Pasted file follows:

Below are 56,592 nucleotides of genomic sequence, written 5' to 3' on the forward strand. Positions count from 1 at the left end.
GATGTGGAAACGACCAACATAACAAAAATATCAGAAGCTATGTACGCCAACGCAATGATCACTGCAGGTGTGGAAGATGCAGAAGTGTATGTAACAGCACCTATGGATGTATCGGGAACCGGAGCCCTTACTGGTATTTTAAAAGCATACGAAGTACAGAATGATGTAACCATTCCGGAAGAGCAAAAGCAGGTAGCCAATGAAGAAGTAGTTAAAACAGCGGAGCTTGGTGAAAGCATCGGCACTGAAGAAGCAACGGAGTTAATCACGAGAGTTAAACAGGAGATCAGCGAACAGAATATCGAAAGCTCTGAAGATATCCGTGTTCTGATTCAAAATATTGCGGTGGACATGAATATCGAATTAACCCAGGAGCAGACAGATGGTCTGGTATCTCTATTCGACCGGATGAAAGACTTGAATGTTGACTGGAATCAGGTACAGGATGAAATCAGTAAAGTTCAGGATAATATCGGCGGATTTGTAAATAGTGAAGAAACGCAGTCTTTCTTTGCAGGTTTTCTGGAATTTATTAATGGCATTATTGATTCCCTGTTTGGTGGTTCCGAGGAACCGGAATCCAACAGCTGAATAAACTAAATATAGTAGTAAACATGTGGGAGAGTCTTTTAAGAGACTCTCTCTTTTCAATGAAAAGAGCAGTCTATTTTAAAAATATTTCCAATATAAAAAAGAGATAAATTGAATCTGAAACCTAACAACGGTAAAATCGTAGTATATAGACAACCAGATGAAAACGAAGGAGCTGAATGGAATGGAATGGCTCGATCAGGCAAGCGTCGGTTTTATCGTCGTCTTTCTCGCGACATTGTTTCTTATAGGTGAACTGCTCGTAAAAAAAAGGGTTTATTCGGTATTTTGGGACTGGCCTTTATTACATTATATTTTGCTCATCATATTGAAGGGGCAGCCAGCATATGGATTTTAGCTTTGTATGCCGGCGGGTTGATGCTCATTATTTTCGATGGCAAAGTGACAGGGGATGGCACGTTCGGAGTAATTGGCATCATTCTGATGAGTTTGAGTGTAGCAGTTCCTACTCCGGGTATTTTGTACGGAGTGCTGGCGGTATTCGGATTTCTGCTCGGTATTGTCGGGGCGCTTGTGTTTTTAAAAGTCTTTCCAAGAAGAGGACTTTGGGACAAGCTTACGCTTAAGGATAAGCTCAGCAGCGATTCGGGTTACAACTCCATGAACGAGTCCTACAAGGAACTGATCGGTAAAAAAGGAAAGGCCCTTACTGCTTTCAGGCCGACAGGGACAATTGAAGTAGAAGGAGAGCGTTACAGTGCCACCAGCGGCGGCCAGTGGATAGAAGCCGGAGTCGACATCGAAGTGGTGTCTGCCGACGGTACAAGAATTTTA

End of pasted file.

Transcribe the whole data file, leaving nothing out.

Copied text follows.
Below are 56,592 nucleotides of genomic sequence, written 5' to 3' on the forward strand. Positions count from 1 at the left end.
GATGTGGAAACGACCAACATAACAAAAATATCAGAAGCTATGTACGCCAACGCAATGATCACTGCAGGTGTGGAAGATGCAGAAGTGTATGTAACAGCACCTATGGATGTATCGGGAACCGGAGCCCTTACTGGTATTTTAAAAGCATACGAAGTACAGAATGATGTAACCATTCCGGAAGAGCAAAAGCAGGTAGCCAATGAAGAAGTAGTTAAAACAGCGGAGCTTGGTGAAAGCATCGGCACTGAAGAAGCAACGGAGTTAATCACGAGAGTTAAACAGGAGATCAGCGAACAGAATATCGAAAGCTCTGAAGATATCCGTGTTCTGATTCAAAATATTGCGGTGGACATGAATATCGAATTAACCCAGGAGCAGACAGATGGTCTGGTATCTCTATTCGACCGGATGAAAGACTTGAATGTTGACTGGAATCAGGTACAGGATGAAATCAGTAAAGTTCAGGATAATATCGGCGGATTTGTAAATAGTGAAGAAACGCAGTCTTTCTTTGCAGGTTTTCTGGAATTTATTAATGGCATTATTGATTCCCTGTTTGGTGGTTCCGAGGAACCGGAATCCAACAGCTGAATAAACTAAATATAGTAGTAAACATGTGGGAGAGTCTTTTAAGAGACTCTCTCTTTTCAATGAAAAGAGCAGTCTATTTTAAAAATATTTCCAATATAAAAAAGAGATAAATTGAATCTGAAACCTAACAACGGTAAAATCGTAGTATATAGACAACCAGATGAAAACGAAGGAGCTGAATGGAATGGAATGGCTCGATCAGGCAAGCGTCGGTTTTATCGTCGTCTTTCTCGCGACATTGTTTCTTATAGGTGAACTGCTCGTAAAAAAAAGGGTTTATTCGGTATTTTGGGACTGGCCTTTATTACATTATATTTTGCTCATCATATTGAAGGGGCAGCCAGCATATGGATTTTAGCTTTGTATGCCGGCGGGTTGATGCTCATTATTTTCGATGGCAAAGTGACAGGGGATGGCACGTTCGGAGTAATTGGCATCATTCTGATGAGTTTGAGTGTAGCAGTTCCTACTCCGGGTATTTTGTACGGAGTGCTGGCGGTATTCGGATTTCTGCTCGGTATTGTCGGGGCGCTTGTGTTTTTAAAAGTCTTTCCAAGAAGAGGACTTTGGGACAAGCTTACGCTTAAGGATAAGCTCAGCAGCGATTCGGGTTACAACTCCATGAACGAGTCCTACAAGGAACTGATCGGTAAAAAAGGAAAGGCCCTTACTGCTTTCAGGCCGACAGGGACAATTGAAGTAGAAGGAGAGCGTTACAGTGCCACCAGCGGCGGCCAGTGGATAGAAGCCGGAGTCGACATCGAAGTGGTGTCTGCCGACGGTACAAGAATTTTA